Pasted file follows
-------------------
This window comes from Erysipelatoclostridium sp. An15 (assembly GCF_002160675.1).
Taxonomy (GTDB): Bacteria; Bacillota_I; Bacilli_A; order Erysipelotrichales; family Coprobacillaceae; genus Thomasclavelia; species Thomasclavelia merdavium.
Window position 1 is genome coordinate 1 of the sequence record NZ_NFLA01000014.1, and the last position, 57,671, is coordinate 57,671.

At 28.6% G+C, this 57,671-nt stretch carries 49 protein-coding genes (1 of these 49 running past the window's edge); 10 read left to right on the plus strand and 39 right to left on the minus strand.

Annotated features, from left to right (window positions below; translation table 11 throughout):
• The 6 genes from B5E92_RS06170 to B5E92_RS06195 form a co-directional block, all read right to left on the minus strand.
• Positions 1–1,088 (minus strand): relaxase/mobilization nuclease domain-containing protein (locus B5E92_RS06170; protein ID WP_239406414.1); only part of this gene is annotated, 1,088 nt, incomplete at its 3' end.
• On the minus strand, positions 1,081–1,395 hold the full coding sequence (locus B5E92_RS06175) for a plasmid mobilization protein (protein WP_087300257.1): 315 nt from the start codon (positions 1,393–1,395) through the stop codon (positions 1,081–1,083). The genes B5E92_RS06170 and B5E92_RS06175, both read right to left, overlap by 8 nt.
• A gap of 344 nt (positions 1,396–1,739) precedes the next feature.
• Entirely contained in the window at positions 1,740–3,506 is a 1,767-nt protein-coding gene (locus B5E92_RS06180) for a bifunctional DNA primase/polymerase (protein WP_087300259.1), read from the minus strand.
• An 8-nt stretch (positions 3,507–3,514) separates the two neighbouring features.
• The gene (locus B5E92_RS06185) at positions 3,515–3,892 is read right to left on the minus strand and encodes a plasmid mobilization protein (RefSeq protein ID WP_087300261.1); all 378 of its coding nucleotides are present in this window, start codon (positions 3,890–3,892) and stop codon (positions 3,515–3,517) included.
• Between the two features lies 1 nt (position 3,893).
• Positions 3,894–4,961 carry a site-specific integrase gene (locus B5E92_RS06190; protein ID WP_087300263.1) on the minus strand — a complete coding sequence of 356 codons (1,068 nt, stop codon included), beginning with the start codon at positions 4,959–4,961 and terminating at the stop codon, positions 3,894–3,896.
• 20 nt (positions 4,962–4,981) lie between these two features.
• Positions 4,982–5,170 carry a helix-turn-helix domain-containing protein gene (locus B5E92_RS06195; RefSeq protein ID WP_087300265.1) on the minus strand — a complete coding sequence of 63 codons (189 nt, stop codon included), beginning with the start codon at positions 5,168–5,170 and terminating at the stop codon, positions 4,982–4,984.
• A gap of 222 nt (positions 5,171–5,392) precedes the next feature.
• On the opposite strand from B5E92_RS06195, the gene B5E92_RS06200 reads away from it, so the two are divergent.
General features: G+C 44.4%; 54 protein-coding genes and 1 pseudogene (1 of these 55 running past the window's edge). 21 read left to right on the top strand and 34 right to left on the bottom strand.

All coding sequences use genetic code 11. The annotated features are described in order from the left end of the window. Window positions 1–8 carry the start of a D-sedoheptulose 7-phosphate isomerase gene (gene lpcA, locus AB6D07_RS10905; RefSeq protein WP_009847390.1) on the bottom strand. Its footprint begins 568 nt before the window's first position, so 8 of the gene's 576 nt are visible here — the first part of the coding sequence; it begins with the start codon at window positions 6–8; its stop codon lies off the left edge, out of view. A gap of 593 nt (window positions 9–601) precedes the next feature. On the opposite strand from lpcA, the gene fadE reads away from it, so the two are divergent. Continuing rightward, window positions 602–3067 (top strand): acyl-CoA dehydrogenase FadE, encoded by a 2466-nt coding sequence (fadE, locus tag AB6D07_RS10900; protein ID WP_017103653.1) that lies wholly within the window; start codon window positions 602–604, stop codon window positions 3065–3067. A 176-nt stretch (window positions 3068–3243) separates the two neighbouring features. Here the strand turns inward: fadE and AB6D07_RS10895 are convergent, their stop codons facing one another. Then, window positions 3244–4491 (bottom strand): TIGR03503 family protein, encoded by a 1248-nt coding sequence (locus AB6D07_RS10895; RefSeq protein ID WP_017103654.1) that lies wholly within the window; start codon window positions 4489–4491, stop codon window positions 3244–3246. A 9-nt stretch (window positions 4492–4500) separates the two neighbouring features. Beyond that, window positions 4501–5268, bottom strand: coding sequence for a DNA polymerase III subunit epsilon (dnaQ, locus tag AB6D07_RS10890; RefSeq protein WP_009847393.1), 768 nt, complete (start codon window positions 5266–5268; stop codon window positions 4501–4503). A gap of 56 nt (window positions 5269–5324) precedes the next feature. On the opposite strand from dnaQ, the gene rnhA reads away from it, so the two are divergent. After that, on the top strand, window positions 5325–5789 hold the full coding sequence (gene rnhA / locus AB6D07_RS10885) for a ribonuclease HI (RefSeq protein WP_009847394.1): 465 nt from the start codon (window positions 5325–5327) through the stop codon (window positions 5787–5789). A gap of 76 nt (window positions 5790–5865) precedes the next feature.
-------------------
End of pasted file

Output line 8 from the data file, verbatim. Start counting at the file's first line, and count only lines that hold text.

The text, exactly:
• On the minus strand, positions 1,081–1,395 hold the full coding sequence (locus B5E92_RS06175) for a plasmid mobilization protein (protein WP_087300257.1): 315 nt from the start codon (positions 1,393–1,395) through the stop codon (positions 1,081–1,083). The genes B5E92_RS06170 and B5E92_RS06175, both read right to left, overlap by 8 nt.